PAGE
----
The Milwaukee Journal reports that Representative Evan Goyke has introduced a series of bills to address foreclosures. The 5 bills as described by the authors are:
- Realtor Incentive Bill (LRB-3010) – This bill seeks to create an incentive for realtors to sell properties that have a foreclosure judgment and a sale value of less than $50,000. It is our hope that this incentive will attract realtors to invest more time and energy in the foreclosed home markets and neighborhoods. The bill would remove income tax reporting requirements for the commission income made by a realtor working as the agent for either the buyer or seller of the property.
- Demolition Bond Bill (LRB-2431) – This bill is designed to ensure that municipalities do not bear the financial burden of demolition of a property when the lender initiates a foreclosure action. The bill would require, as a matter of civil procedure at the time of filing a foreclosure action, that the plaintiff in the matter post a demolition bond of $15,000. The bond will be held by the clerk of courts for the county in which the foreclosure action is filed. In the event that the property is neglected, deteriorates, and becomes a blighted property in need of demolition, the $15,000 demolition bond will be applied for the cost of demolition. In the event that the property is no longer owned by the plaintiff in the foreclosure action, the demolition bond shall be returned to the plaintiff. Similarly, in the event that the foreclosure action is dismissed, the demolition bond shall be returned to the plaintiff.
- Security Lighting Bill (LRB-2774) – Under current law, mortgagees may file a foreclosure action against a borrower when the borrower meets certain criteria regarding non-payment. The plaintiff mortgagee in the lawsuit must pay a filing fee with the appropriate county clerk of courts to initiate the lawsuit. In general, these fees are used to pay the operational costs of the court. Under this bill, the filing fee for each foreclosure action is increased by $50.00 with the additional filing fee being routed by the county clerk of courts to the designated department for installation of lighting on existing abandoned homes. The lighting that shall be used shall generate and regenerate its own power through solar energy (as by definition, the existing foreclosed homes do not have electricity running to them). The lighting will help deter theft and vandalism to abandoned properties.
- HOME GR/OWN Bill (LRB-2368) – Earlier this year, the City of Milwaukee was a finalist in Former Mayor Bloomberg’s Philanthropies’ Mayors Challenge, which was a competition created to inspire American cities to generate innovative ideas that solve major challenges and improve city life. Milwaukee became one of the top finalists based on the City’s innovative idea to transform foreclosed properties into community assets that improve public health and spark economic opportunity. Unfortunately, Milwaukee was not chosen as one of the recipients of the reward, but we feel this should not deter Wisconsin from pursuing the goals of the challenge.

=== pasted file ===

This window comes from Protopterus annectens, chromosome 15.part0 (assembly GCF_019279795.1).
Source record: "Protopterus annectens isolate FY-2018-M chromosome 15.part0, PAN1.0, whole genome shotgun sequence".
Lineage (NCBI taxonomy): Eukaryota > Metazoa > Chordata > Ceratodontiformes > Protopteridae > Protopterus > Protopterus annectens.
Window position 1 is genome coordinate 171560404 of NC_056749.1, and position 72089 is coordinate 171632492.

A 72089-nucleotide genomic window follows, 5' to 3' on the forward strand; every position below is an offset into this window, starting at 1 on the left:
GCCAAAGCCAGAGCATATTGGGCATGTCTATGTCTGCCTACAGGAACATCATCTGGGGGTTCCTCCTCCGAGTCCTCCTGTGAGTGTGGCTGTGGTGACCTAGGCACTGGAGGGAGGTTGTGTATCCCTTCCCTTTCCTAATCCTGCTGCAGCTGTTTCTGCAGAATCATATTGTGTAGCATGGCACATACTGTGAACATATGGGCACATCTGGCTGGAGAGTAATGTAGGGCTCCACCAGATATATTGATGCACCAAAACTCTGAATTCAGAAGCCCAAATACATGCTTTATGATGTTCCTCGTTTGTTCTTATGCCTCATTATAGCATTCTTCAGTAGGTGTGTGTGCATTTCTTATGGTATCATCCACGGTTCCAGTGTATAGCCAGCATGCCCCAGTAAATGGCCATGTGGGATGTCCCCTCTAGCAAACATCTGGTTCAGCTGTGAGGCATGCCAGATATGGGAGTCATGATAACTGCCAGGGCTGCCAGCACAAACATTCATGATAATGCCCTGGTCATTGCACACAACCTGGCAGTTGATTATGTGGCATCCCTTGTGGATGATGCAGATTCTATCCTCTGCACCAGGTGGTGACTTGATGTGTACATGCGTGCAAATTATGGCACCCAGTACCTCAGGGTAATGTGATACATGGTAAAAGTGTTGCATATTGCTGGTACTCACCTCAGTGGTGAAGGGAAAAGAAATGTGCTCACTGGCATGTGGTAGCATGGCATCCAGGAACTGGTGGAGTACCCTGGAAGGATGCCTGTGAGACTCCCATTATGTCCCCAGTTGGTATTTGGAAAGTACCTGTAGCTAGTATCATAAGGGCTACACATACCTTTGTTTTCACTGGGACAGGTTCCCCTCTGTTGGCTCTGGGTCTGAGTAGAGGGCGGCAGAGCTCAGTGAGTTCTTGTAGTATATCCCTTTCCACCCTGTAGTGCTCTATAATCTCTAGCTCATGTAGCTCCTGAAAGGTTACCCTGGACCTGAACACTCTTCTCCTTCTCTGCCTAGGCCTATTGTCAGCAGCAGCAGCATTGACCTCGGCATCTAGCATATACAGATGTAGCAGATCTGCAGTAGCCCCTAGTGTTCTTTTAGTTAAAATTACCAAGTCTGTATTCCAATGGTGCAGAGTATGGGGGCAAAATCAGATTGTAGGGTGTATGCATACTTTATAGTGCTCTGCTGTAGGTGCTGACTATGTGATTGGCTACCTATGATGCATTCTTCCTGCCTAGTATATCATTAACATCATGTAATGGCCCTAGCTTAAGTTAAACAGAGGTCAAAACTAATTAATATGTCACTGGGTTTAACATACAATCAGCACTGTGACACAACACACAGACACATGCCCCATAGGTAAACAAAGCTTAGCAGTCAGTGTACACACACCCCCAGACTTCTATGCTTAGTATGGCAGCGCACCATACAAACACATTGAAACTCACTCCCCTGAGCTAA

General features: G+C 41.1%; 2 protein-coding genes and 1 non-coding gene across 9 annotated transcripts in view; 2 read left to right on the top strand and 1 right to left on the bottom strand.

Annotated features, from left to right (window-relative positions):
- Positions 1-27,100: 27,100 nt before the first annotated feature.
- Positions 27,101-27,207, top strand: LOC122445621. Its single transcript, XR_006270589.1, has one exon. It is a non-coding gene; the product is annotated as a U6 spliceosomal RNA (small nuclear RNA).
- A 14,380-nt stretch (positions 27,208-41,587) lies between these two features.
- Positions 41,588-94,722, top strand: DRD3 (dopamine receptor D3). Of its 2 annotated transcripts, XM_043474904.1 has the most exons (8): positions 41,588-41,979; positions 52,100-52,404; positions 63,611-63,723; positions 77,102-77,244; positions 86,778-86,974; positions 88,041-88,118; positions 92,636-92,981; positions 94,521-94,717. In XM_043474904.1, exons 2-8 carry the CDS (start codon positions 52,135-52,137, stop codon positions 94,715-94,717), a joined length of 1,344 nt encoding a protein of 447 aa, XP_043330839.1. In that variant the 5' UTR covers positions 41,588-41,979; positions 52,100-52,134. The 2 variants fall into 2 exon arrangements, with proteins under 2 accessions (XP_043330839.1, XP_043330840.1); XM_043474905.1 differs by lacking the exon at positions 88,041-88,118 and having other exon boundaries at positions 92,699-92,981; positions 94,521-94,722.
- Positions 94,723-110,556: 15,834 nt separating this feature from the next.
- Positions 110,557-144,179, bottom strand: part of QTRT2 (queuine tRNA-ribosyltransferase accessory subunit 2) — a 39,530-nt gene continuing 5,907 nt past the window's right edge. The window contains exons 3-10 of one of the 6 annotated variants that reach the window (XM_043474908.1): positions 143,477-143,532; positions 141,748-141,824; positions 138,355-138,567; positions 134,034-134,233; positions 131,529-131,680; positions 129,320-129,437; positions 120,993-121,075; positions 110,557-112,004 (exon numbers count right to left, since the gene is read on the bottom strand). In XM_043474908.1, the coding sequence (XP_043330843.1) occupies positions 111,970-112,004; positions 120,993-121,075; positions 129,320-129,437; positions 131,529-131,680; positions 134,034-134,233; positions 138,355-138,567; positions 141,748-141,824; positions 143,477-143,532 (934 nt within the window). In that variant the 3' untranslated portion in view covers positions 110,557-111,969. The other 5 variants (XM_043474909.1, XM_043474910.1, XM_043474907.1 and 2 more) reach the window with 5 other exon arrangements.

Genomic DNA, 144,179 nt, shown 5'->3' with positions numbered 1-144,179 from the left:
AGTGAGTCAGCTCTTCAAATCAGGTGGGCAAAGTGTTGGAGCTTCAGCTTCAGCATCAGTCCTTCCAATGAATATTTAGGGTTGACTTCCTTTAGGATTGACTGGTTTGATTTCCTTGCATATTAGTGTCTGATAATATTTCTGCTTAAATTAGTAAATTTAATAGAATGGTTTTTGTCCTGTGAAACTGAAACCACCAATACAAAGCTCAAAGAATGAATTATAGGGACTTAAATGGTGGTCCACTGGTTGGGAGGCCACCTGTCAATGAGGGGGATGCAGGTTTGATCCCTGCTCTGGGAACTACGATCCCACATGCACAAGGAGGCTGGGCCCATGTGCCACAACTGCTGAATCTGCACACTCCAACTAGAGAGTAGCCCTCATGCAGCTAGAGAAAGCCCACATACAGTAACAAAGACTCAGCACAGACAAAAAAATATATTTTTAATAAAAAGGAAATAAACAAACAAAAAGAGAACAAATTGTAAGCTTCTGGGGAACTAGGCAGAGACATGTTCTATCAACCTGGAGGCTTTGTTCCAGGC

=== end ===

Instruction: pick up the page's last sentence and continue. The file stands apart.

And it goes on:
- Property Stabilization Bill (LRB-3431) – Current law does not allow municipalities or lending institutions the authority to enter into a property that is subject to a foreclosure action. When the property is abandoned, this may lead to deterioration of the property, which greatly decreases the property’s resale value and places additional burdens on local property tax payers. This bill seeks to extend authority to a municipality or lending institution to enter the foreclosed property and address any possible problems within the property, such as winterizing the plumbing. This bill also seeks to extend civil immunity to agents of either the municipality or lending institution engaged in the rehabilitation or repair of the property, so far as the agent is acting in his or her official capacity in carrying out actions allowable under this bill.
Something must be done to address this problem. But remember we are at this point because the government at many levels encouraged the purchase of homes by buyers who were ill prepared for homeownership and without the financial resources to weather the smallest of storms. These policies drove sales prices to unsustainable levels. We now pay the price.
At this point many of the vacant foreclosures need to be bulldozed as they have been gutted by thieves looking for a few dollars in copper to buy their next fix.
Rep. Goyke’s proposals, while good for starting a conversation, for the most part are unwise.
I doubt the IRS is on board with the non reporting of commissions.
The demolition bond has the potential of causing far greater problems than it cures. Already today banks are refusing to take possession of foreclosed properties. Many owners believe they were foreclosed upon and moved out only to find the city hunting them down for fines and fees because the banks never took possession. One such case, Bank of New York v. Carson, recently was heard by the Court of Appeals.
We;ve already seen cases where the lender has sued on the note, but as civil cases rather than foreclosures, leaving the title in the buyer’s name along with the liens for mortgages and the court judgments. Mr Goyke’s proposed bond will cause more incentive for banks to do this, creating a larger amount of Zombie housing, i.e. housing that can never be sold due to the liens and title problems.
I do however like the proposal to install solar powered security lights, if they are vandal proof.